Happy Thanksgiving 2005

It's an early post for the Turkey Day Holiday so we can all get off the computer and spend some time with other humans.

For your holiday cheer, I want to share a Thanksgiving story that happened last week. A local ministry group was hosting a Thanksgiving meal for the International students at the University. This was going to be a great time to meet and welcome the students; a time to teach them about American Thanksgiving and learn about their culture to see if there was anything similar. (Who knows? You know? Because I can tell you I don't - at least not right now) Well anyway, that’s what was supposed to happen, but my experience turned out differently.

Once we got there, we saw a wonderful setup and there was food everywhere. This was going to be fun and yummy - no doubt. Upon the start someone grabbed my arm and said “we need help carving turkeys.” No problem. I enjoy helping out and look forward to doing it when I can. Leaving my wife at a table of Ukranian friends, I approach the scene and quickly assess the situation. The eating of turkey was about to commence and we had 12 turkeys, 6 people, and 4 knives already starting their surgery. I attempted to do some math in the sense of an equation.

If you have 200 people who each will eat 4 ounces of meat and you have 6 people carving at roughly 1 ounce every 3 minutes, and the average consumption rate at the buffet line is .25 ounces a minute, how long do you have before people start complaining?

Unfortunately, if I was going to sit down with pen and paper at this moment, the other volunteers would stare at me in disbelief not knowing that my calculations would be a boon to their task, but since I’m bad at math I dived into the turkeys.

Ah, the knife problem - or I should say, "problem of knife lackage." Yes. Upon inspection of the utensils available, we saw that carving knives were indeed lacking. There were plenty of serving spoons that could have been sharpened, but the lack of a stone grinder prohibited this line of thinking. I had been watching a lot of MacGyver lately and the brief thought of rigging a box fan to a screen door to produce a turkey-o-matic processor did pop into mind, but I chose a more rational line of thinking considering our impressionable guests. A journey to the buffet line produced two things: a sense of awe at the amount and variety of food and treats and a group of plastic forks and knives. Equipping myself with plenty of supplies for myself and my fellow knifeless carvers, I journey back and plunge with new resolve and hope into my first turkey. If my plasticware could talk, they probably would have said “Dude, what are you doing? Are you high? We’re plastic!” To which I would have said “I know boys, but these people depend on us, I’m with you in this to the end.” To which they would have said "You are high! You're talking to plasticware." And then I would deny it repeatedly and the organizer would then ask me to sit down at a table away from everyone. But the knife and fork didn't say a word - which is probably for the best for all three of us.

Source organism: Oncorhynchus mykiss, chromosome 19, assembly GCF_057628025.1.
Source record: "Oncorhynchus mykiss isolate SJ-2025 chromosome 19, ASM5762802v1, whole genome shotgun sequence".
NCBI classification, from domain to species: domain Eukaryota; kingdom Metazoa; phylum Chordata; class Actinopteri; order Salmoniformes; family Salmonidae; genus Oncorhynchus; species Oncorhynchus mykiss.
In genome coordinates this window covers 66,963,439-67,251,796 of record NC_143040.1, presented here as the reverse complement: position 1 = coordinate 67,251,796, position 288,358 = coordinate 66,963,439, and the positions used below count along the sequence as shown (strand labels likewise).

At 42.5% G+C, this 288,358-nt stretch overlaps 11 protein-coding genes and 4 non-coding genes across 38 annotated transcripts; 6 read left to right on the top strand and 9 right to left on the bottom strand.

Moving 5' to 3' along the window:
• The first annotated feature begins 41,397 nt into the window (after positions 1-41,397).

The interesting thing about turkey is that within a short period of a few minutes, you can go from craving it with mouth a-waterin’ and then be entirely repulsed by it as if it were camel spit in a matter of minutes. Luckily, my inability to eat the turkey due to duty staved off this effect. My new friends volunteering were an inexperienced lot and I wasn’t much better, but speed was essential and “careful cuts along the grain” was long abandoned to “meat-off-bone-now!” We all came to the realization that turkeys are made out of a lot of turkey. Just when you think you carved enough out of it, there was a whole section untouched, mocking you. We were convinced we were carving demon turkeys that were respawning in their own juices, rebuilding their tasty morsels to ungodly strengths to eventually take control of us all. Either that or we were just not as diligent as we thought we were. It was around my second turkey that my equation from before broke down since I did not consider the “dark meat” factor. People started coming to our carving table for fresh warm dark meat. This was fine, because they were going to get turkey anyway sooner or later – why not here? It was learned quite quickly that turkey was being consumed at a much larger rate that previously estimated. My equation, if applied, would have generated a turkey deficit that future generations would still be paying off, not to mention a “dark meat” quotient that would send energy prices soaring.

Sorry grandkids, Papa only had a plastic knife.

But at the end of all things, we had (when combined) 3 turkeys left over and nothing else. I retreated with some dark meat that was no longer appealing (through no fault of its own) and bits of corn left from the demolished buffet line and partook in some great fun with our Ukrainian friends. Even though the festivities were almost over I was able to reflect on what I was thankful for. I was thankful to help and thankful to be around some great people. Most of all, I was thankful for the existence of ham.

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